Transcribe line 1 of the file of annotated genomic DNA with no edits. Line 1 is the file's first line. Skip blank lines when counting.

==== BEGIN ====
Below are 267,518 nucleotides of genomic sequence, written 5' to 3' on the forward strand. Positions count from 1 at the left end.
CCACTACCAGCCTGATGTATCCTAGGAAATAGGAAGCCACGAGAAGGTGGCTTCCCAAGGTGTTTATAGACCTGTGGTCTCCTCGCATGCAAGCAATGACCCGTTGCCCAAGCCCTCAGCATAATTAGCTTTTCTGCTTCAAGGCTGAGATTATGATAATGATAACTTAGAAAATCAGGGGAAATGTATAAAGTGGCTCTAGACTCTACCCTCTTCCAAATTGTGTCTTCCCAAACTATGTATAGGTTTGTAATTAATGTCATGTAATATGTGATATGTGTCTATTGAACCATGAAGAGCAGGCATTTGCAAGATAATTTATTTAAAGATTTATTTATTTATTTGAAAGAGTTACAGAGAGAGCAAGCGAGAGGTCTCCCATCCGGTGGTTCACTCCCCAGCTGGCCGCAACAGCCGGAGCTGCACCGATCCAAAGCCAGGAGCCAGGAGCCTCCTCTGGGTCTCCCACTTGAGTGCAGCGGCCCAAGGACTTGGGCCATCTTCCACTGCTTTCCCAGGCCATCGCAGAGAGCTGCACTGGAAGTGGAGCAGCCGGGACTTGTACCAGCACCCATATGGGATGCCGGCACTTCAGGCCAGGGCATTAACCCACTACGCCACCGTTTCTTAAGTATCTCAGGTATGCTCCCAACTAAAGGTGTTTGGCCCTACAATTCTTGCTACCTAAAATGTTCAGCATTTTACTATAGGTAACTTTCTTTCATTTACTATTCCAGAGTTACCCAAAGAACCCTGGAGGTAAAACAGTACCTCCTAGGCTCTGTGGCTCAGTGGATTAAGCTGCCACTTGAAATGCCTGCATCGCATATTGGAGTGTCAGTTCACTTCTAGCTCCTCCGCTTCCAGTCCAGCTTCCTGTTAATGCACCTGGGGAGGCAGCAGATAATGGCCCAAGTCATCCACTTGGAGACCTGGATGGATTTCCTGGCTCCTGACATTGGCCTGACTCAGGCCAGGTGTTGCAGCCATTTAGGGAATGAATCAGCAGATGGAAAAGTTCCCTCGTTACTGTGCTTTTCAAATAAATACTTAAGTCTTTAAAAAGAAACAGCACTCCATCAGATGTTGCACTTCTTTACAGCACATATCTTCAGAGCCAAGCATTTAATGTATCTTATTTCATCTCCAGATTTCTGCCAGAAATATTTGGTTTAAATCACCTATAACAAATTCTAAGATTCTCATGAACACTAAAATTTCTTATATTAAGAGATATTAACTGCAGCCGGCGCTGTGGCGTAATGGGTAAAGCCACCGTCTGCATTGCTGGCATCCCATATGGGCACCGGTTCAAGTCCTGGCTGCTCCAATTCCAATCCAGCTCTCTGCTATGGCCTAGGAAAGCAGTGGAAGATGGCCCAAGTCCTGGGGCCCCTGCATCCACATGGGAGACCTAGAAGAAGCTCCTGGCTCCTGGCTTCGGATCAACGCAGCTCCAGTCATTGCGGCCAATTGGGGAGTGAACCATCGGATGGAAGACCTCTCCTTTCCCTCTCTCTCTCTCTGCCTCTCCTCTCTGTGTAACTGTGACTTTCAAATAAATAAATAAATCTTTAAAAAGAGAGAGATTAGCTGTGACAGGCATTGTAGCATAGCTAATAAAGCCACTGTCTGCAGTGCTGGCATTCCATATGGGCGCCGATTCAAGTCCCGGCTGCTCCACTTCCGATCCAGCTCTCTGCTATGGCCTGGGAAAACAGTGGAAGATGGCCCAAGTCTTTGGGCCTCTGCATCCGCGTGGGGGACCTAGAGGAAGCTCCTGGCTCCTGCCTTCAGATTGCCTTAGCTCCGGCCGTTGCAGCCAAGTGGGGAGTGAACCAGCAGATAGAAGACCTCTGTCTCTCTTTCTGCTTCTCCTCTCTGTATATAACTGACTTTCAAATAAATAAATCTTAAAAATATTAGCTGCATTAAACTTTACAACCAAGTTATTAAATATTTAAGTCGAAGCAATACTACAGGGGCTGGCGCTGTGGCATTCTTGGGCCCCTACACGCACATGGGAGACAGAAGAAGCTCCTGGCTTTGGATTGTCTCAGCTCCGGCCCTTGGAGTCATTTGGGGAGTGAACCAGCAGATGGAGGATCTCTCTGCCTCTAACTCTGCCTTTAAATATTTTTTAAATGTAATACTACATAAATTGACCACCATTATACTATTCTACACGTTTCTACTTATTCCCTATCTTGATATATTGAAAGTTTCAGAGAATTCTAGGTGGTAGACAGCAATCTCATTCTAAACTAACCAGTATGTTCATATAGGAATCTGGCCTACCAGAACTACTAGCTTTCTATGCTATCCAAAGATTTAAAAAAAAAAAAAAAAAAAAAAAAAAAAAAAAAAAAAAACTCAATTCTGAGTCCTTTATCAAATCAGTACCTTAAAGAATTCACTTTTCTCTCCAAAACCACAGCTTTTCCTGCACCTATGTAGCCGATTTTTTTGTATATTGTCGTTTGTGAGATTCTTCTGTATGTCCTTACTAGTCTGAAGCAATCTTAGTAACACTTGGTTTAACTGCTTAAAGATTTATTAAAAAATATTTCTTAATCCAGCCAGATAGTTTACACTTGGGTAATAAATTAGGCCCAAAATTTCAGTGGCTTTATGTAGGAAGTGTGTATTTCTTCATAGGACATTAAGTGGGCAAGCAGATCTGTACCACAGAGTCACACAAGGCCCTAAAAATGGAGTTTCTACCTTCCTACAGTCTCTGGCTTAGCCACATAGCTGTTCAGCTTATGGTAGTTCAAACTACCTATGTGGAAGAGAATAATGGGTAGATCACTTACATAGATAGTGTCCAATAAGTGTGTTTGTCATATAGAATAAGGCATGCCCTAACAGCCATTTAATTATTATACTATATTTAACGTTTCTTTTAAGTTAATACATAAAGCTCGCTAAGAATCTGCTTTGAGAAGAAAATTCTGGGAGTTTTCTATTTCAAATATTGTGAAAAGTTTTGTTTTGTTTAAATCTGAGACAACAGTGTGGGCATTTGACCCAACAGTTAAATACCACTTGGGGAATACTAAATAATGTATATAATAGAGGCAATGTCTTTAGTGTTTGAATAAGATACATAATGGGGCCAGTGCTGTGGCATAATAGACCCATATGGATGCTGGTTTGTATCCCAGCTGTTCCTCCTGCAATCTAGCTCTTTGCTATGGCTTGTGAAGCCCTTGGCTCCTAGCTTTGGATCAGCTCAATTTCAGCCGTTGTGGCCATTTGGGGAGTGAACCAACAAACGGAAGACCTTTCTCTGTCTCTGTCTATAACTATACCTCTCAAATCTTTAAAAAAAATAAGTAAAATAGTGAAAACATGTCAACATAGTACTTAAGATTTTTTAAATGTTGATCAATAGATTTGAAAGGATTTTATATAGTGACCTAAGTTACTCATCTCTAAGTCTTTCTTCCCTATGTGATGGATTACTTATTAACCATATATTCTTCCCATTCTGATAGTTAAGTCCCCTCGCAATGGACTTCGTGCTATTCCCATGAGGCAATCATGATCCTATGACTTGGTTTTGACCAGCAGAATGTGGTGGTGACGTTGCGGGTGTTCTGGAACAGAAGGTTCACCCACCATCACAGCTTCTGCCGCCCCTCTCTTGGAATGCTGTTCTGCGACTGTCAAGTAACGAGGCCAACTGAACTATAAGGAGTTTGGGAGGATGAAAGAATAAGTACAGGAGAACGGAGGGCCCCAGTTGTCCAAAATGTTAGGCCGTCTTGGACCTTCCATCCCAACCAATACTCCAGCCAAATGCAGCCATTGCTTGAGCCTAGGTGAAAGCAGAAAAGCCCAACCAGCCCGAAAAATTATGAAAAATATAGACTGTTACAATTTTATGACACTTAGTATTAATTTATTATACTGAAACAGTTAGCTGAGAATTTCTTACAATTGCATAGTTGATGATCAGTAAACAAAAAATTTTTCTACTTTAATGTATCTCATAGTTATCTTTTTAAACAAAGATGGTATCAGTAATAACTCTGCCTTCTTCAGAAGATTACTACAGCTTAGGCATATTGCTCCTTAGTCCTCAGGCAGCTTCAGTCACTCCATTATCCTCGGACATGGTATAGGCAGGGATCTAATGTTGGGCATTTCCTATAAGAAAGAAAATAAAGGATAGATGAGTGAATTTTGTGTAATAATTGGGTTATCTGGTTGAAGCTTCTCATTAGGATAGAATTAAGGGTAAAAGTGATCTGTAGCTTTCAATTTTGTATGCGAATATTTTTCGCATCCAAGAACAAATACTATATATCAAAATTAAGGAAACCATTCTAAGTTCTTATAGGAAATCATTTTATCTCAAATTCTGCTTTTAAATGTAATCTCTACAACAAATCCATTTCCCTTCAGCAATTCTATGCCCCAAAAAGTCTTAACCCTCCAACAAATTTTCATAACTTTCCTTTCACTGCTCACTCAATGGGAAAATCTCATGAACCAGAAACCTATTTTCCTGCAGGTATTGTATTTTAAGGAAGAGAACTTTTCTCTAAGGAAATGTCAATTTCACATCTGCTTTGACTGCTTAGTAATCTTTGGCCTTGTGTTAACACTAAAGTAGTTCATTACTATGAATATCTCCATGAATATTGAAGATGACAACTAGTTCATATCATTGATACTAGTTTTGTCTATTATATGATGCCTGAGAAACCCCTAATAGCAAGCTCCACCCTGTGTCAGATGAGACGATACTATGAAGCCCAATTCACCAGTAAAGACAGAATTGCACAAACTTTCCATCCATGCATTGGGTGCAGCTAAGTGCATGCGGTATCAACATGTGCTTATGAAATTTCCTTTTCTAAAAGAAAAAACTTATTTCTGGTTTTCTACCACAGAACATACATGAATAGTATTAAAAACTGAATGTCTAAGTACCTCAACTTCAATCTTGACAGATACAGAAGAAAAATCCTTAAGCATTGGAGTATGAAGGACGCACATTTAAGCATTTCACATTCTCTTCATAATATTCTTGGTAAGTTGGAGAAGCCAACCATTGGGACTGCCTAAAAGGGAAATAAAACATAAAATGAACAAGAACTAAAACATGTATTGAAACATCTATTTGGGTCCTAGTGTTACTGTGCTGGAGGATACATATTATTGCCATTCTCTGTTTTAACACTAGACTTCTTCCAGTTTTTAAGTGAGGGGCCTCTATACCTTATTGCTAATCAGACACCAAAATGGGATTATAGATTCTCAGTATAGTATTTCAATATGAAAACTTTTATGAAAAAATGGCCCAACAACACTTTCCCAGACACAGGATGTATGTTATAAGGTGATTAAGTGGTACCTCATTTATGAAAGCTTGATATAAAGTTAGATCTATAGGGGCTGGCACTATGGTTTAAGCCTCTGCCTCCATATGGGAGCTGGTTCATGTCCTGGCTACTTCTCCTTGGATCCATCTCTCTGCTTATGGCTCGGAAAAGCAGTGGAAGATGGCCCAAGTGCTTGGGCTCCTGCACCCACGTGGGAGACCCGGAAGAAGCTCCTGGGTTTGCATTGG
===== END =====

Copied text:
Below are 267,518 nucleotides of genomic sequence, written 5' to 3' on the forward strand. Positions count from 1 at the left end.